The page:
The Ting Tings — the English dance-punk duo of Katie White and Jules de Martino that will play Rams Head Live on Saturday — found inspiration for its latest album, March's "Sounds from Nowheresville," from three Jewish New Yorkers rapping about Humpty Dumpty, "The Empire Strikes Back" and Patty Duke.
The Beastie Boys' 1989 landmark album "Paul's Boutique" seems at first like an odd muse for the Ting Tings Its platinum-selling singles ("That's Not My Name," "Shut Up and Let Me Go") owe more to Toni Basil than hip-hop.
But according to White, the group's lead singer and guitarist, it was the Beastie Boys' liberal use of every musical direction that clicked with her and bassist/keyboardist de Martino.
"We wanted every song to sound different," White said. "Hip-hop music in general has taken from every genre of music. We don't do hip-hop, but we like the mentality of it. If we want to do a '90s Spice Girls song, then why not?"
White's breezy tone hints that writing "Nowheresville" was as easy as picking genres out of a hat. But after recording an entire album's worth of material in Germany, White and de Martino scrapped it, proving that writing a follow-up to a successful debut is never that simple.
The problem, according to White, was Berlin's current love affair with dance music. When they first arrived, White and de Martino were inspired by it — until they turned on the radio and realized they were merely falling in line with the latest flavor of the month.
"We didn't want to be riding the coattails of the dance thing that's happening," White said. "We were bored of that."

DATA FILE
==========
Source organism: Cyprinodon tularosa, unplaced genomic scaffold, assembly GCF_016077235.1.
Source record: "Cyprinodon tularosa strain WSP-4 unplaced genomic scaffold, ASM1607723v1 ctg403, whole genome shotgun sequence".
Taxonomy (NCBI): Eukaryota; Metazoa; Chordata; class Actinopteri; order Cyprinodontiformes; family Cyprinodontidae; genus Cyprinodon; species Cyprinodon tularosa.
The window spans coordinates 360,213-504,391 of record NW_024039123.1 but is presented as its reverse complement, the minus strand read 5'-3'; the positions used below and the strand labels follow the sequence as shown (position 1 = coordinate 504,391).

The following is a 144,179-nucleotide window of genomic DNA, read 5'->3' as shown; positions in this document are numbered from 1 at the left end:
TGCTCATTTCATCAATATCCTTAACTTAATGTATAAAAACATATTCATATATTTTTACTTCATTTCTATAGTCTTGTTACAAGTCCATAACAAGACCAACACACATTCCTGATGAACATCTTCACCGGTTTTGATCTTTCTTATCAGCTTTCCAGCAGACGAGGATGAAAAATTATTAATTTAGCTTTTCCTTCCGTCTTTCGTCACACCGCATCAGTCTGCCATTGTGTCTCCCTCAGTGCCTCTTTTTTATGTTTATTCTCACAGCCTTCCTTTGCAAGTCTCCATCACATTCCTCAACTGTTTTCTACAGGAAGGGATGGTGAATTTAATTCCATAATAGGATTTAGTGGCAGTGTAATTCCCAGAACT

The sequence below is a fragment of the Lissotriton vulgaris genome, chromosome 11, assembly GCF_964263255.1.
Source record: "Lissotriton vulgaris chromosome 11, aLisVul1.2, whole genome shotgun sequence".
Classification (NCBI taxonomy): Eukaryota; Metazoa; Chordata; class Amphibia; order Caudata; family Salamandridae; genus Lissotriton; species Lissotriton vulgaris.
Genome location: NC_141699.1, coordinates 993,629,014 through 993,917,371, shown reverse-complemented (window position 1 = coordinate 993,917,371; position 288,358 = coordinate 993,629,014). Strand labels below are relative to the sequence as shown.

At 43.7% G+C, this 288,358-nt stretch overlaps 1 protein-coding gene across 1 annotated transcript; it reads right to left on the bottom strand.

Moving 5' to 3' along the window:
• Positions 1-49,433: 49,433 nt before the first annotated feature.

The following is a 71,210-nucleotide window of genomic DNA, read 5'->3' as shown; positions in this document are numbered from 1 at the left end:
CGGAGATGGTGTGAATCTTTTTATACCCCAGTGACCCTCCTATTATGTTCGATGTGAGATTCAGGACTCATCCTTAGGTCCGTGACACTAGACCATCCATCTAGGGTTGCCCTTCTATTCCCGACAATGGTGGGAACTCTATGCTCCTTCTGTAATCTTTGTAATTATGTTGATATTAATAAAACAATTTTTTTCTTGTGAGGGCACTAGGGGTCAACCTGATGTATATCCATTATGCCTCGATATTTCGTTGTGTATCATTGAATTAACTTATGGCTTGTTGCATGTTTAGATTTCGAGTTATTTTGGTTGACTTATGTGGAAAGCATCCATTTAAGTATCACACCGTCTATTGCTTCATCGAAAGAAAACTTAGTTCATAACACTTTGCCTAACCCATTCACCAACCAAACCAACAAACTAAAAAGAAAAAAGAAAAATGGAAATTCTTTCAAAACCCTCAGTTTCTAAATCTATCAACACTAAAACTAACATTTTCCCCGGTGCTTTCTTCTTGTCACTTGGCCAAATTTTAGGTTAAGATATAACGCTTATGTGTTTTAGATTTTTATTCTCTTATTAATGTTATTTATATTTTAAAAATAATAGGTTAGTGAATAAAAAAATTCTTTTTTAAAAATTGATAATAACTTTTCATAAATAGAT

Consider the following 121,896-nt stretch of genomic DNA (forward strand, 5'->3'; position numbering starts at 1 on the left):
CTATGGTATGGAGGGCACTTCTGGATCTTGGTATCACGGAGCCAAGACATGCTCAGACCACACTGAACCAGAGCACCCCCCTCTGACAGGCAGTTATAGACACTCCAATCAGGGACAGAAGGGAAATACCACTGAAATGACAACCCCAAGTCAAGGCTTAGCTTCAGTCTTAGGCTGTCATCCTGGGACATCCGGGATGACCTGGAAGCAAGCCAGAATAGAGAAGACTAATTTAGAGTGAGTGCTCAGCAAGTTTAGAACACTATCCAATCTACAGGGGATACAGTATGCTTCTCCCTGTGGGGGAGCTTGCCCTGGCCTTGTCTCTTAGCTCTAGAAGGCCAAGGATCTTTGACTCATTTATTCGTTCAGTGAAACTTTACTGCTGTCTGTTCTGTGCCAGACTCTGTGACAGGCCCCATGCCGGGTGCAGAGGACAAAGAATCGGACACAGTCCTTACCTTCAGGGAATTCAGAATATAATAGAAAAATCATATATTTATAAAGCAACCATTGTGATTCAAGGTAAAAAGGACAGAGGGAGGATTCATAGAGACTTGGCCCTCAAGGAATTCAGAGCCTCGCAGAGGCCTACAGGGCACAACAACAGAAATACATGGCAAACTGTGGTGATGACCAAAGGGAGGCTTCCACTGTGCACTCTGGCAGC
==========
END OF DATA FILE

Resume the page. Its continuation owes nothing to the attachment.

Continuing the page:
With "Paul's Boutique" acting as a palate cleanser, the Ting Tings came alive in Spain, writing an album with more distinct moods and tempos than its predecessor.
"Guggenheim," inspired by an argument White had over the phone, is a weirdly funky spoken-word track with soul. Perhaps most surprising is "Day to Day," which finds White thoughtfully singing — rather than yelling — a ballad.
The Ting Tings work without a producer (de Martino takes on those duties), so they're free to indulge their tastes. The result is an album that lacks cohesion but could appeal to the playlist-compiling population. This free-form approach continues to confound critics, often resulting in love-it-or-hate-it reviews.
"There are many bands that polarize people, and that's a good thing to me," she said. "I prefer not to be just a 'nice' band."
So far, "Nowheresville" has failed to produce a Top 40 hit, but White is aware there's no formula to what will work on radio.
"Everybody told us 'That's Not My Name' would not get played on the radio because it wasn't pop enough or indie enough, but sometimes it takes touring our [butts] off to get the songs heard," she said.
After the band finishes its U.S. tour, it heads to South America, Europe and Japan.
It's too early to even think about a new album, White said, but she sounds confident when she says fans won't have to wait another four years for the next record.
"If we want to work quicker, we need to isolate ourselves," she said. "When we get away from everybody who has opinions, we seem to form our own and have convictions."